Semantic memory: Behavioral, Electrophysiological and Neuroimaging approaches

Research output: Chapter in Book/Report/Conference proceedingChapter

Abstract

Semantic memory, also termed conceptual knowledge, is a form of declarative memory (Tulving, 1972, 1983; 2002). It is defined as general world knowledge, such as knowledge of facts, events, concepts, objects, and people. Semantic memory is generally considered to be shared among the members of a culture (but see Martinelli, Sperduti, & Piolino, 2012; Renoult, Davidson, Palombo, Moscovitch, & Levine, 2012 for recent reviews on personal forms of semantic memory). Historically, semantic memory has been tightly associated to studies of language comprehension and verbal learning. The current cognitive neuroscience approach typically recognizes this association (e.g., Patterson, 2007), while arguing that our ability to assign meaning to stimuli is not restricted or specific to language.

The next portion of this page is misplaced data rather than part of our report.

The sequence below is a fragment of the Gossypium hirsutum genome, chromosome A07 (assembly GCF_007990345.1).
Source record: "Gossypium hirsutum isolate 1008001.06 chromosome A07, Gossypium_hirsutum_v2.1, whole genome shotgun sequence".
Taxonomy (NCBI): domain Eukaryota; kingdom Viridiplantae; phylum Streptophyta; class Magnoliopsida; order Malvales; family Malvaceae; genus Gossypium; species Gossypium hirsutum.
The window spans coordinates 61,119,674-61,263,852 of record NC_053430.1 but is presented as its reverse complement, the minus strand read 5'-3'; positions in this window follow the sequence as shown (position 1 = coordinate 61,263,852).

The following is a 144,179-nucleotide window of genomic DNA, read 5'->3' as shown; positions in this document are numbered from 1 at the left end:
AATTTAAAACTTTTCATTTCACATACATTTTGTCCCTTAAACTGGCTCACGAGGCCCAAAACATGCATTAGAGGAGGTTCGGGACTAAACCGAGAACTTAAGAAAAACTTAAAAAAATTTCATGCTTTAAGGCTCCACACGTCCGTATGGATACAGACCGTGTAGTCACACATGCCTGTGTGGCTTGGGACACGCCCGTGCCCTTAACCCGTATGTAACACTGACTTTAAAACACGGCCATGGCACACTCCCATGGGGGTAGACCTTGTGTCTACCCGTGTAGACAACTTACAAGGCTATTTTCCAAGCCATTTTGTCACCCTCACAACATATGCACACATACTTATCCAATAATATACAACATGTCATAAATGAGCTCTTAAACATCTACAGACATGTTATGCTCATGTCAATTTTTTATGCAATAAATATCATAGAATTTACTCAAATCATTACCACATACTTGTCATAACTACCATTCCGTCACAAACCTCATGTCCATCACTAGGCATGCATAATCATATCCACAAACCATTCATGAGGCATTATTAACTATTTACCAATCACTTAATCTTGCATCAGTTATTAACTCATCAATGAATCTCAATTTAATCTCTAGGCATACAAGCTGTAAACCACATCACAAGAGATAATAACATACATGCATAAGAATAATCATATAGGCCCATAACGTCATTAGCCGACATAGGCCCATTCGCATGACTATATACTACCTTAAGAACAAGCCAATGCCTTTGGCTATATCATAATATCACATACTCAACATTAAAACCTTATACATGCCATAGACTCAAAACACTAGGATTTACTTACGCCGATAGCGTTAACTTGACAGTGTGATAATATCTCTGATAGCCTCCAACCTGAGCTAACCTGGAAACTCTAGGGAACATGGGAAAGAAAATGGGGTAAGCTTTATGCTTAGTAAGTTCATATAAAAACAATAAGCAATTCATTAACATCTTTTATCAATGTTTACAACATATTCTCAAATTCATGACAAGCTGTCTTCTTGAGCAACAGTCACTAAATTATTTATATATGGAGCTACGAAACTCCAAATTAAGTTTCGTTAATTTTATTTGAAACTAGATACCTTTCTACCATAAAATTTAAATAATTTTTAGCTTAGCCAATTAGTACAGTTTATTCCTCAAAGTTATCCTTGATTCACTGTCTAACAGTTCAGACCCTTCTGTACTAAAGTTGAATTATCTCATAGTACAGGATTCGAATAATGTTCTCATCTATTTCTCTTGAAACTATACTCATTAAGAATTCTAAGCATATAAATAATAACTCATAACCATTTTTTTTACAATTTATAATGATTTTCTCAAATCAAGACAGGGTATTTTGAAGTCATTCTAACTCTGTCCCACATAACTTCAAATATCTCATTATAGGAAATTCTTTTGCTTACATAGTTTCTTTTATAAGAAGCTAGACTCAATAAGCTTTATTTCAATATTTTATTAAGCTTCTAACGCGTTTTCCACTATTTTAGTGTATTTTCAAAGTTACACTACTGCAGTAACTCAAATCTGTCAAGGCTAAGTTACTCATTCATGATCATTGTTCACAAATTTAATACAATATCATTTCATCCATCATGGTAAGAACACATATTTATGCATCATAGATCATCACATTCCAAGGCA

Original languageEnglish
Title of host publicationIn Neuroscience to Neuropsychology: The study of the human brain (Volume II)
EditorsDaniela Filipa da Silva Marques, José Hernando Ávila-Toscano
Place of PublicationColombia
Pages57-100
Number of pages44
EditionCorporación Universitaria Reformada
Publication statusPublished - 2016

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